The judges in the court systems and in Allen County refer the men to us. We have six counties in Indiana, and they send their men to us because we’re very unique and some of the smaller counties don’t have as many resources or places where they can send guys to. So what they do is if they graduated from a veterans court program, whatever charges they had, sometimes they’re forgiven, expunged, or reduced to a misdemeanor. It’s definitely a big motivator for veterans to not sit in jail, but to do something about their addictions and their charges in a positive way that helps benefit them and the community, too.

Why is the work that you guys do meaningful to you?

Yeah, that’s a great question. I think that for me, personally, it’s because I have a background in this kind of stuff. I’ve worked with homeless women, and I was a jail chaplain in my path. So I’ve always felt drawn to help people; for lack of a better word, broken people. But my background was with women for about 25 years on the streets, in the clubs, and [in] jail. Just working to help women find purpose in their life. I did a lot of that type of work. Also, my dad was a veteran for 20 years and my brother was a Navy vet for 10 years. So seeing some of their struggles, I feel like the veteran population was a bit underserved and I feel like if you’ve served our country, you deserve the best. My husband and I’s youngest son was going to college and I suggested that we volunteer together. We honestly learned so much by volunteering here. My husband lost his brother, who was also a veteran, to alcoholism. So that was also kind of like motivation for both of us to see what this place is about. So we volunteered for a year and then they hired us. We live on site; we sold our home. I mean, we went all in. It was kind of like a calling. We did that about 10 years ago. The reward of helping people put their lives back together and watching that progress is just so exciting, or to see them, you know, five years or 10 [years] later, call and say that they’re still doing fantastic, is just amazing. They always thank us for investing in them, as well as caring and listening. Those things just totally motivate you to want to keep going. It’s not always so glamorous, but it’s totally worth it to see what happens. Ultimately, there’s nothing more satisfying than to see somebody broken and put back together – it’s just a beautiful thing.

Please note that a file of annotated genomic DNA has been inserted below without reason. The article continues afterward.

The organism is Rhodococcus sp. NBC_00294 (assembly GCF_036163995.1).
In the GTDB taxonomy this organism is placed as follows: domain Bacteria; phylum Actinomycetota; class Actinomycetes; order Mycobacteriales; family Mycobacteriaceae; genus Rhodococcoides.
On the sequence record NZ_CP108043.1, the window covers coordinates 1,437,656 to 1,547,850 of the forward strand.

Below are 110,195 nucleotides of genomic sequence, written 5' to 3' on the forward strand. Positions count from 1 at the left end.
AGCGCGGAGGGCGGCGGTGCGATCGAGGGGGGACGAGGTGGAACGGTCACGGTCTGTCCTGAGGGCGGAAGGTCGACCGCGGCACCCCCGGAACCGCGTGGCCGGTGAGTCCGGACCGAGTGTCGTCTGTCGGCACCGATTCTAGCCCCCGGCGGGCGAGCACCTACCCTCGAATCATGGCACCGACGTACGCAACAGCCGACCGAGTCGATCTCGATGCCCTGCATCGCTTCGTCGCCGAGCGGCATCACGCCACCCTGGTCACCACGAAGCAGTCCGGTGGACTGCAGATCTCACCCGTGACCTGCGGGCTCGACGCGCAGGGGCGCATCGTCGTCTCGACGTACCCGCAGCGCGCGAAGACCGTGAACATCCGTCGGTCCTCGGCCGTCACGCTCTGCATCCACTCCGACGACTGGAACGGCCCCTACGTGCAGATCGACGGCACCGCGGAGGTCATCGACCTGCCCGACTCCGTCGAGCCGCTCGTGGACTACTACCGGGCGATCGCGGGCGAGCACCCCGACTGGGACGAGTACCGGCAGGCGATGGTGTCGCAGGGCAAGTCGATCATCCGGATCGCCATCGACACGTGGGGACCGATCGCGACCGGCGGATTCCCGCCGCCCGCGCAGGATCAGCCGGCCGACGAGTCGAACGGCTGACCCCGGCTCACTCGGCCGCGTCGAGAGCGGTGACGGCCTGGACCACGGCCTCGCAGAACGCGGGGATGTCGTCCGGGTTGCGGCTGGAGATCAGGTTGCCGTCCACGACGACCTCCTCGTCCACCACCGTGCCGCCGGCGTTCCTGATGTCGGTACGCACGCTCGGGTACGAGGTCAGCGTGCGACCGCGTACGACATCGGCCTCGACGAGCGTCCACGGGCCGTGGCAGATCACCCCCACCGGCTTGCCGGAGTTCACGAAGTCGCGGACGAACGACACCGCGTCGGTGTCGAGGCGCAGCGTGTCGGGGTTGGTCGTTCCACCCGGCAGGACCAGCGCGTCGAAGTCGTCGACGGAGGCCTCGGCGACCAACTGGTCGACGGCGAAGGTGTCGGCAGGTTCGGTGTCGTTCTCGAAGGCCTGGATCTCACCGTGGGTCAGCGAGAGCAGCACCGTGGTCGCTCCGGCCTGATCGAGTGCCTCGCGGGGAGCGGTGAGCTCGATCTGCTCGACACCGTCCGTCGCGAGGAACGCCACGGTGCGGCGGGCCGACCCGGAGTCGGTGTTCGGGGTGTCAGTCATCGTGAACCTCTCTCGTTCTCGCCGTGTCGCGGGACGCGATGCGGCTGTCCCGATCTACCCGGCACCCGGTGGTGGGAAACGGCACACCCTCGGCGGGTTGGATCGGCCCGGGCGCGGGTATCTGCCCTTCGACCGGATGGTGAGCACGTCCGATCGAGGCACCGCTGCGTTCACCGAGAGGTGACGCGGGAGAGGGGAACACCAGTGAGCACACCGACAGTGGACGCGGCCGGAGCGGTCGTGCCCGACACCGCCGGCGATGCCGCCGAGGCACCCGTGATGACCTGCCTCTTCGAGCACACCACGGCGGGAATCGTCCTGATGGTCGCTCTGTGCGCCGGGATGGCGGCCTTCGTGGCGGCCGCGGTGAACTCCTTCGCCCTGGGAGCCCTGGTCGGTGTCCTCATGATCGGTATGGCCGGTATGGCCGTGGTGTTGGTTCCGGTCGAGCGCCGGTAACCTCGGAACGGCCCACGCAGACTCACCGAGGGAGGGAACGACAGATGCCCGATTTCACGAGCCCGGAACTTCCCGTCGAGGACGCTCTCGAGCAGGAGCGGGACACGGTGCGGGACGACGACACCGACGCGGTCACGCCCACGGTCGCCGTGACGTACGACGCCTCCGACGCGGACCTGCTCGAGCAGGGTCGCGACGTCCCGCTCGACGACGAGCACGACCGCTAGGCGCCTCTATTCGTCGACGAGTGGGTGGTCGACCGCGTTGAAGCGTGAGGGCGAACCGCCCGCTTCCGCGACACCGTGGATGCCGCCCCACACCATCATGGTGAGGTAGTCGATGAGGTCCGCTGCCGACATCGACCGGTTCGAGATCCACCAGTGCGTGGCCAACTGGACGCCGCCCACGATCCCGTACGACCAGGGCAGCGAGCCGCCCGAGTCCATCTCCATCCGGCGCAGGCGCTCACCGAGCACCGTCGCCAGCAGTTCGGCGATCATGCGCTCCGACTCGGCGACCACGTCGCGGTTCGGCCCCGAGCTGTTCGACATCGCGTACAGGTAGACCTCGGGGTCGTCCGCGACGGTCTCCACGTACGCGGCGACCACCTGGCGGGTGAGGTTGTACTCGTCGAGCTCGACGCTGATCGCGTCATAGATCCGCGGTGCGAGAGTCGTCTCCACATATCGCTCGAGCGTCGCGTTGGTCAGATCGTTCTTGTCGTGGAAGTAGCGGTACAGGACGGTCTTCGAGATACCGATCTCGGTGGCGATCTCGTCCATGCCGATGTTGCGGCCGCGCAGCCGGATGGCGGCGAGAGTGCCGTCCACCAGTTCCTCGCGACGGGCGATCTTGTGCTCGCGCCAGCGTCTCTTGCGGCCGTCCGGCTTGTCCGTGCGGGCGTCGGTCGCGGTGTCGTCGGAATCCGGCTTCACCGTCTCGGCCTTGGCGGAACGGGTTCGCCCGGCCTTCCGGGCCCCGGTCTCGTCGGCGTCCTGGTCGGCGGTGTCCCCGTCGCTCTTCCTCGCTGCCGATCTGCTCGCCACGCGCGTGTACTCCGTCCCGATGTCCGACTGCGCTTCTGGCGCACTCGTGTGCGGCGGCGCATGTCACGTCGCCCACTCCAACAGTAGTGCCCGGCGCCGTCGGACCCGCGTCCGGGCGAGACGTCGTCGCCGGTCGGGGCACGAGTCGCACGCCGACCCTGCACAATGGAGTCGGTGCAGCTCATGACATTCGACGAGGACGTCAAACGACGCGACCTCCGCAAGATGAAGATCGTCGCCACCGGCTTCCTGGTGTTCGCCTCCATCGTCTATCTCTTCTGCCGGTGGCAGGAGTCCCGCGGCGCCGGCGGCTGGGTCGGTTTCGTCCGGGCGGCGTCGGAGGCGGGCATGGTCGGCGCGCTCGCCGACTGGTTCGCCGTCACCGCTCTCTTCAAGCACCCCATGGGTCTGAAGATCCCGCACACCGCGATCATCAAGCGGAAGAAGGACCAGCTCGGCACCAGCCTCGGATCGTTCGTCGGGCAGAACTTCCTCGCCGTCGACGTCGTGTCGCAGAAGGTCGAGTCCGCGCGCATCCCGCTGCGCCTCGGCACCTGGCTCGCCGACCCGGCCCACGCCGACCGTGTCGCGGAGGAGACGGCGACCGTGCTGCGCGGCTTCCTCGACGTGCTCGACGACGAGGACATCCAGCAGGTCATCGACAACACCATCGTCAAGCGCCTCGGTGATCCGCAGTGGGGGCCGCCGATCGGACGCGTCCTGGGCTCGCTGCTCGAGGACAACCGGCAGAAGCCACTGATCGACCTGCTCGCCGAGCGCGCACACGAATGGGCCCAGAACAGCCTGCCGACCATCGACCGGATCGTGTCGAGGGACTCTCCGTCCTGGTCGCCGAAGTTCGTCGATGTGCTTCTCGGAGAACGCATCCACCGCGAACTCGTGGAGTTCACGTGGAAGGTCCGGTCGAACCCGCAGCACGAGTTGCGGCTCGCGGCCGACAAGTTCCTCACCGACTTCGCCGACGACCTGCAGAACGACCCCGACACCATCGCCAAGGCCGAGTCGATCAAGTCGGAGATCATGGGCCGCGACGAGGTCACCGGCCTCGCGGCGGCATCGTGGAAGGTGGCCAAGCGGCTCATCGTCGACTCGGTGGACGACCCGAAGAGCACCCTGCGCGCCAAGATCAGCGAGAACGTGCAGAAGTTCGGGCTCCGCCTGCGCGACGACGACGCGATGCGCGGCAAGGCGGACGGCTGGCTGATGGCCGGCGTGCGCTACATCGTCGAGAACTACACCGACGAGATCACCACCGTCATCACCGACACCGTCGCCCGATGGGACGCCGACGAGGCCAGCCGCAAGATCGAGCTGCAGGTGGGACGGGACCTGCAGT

My husband and I will be married 40 years in December. We just laugh because we’re always like, “We could’ve never done this as newlyweds.” In our older years of life, we’ve raised three children together, and we have grandchildren. So we understand the struggles even though we never went through any of this. But that doesn’t mean we can’t bring things to the plate from our life experiences to help, too. So it’s just all very inspiring and it encourages you to keep going.

I feel like with the small staff that we have here, we all share the same values and mission. All of us were drawn here for different reasons. We didn’t recruit anybody. There’s nobody that works here that was recruited or hired in through an agency. They just felt like they wanted to be part of this. They came in and interviewed and here we are. We don’t have a lot of staff, but I feel like the way we go about things is very organic and open minded. We also have more room to evaluate things and determine how we want to go about improving them.

I was actually just interviewed by a veteran who is also a student at PFW, and he was just like, “You guys are so different from everybody else.” I told him that we try to be different. We don’t want to be like everyone else. To be completely honest, we have seen how the system can fail people and treat them like they’re just numbers. They’re real people and that’s how we try to treat them. These people have real lives and we want them to be put back together again because they’re not just a statistic. So we’re very personal about it, or at least we try to be.

My job is advocacy. I do all of our outreach. I talk to people all over the country. I go places and I just try to tell our story and just motivate people to understand what our veterans’ needs are and kind of just debunk stories of homelessness. I also go to community groups and churches. I mean, you name it, I’ve been to all of them. I just want them to know that these men deserve it. I do believe that our community, as a whole, is very generous to veterans. We’re thrilled to see that all of the needs that we’ve put out there have been met, so that’s very encouraging.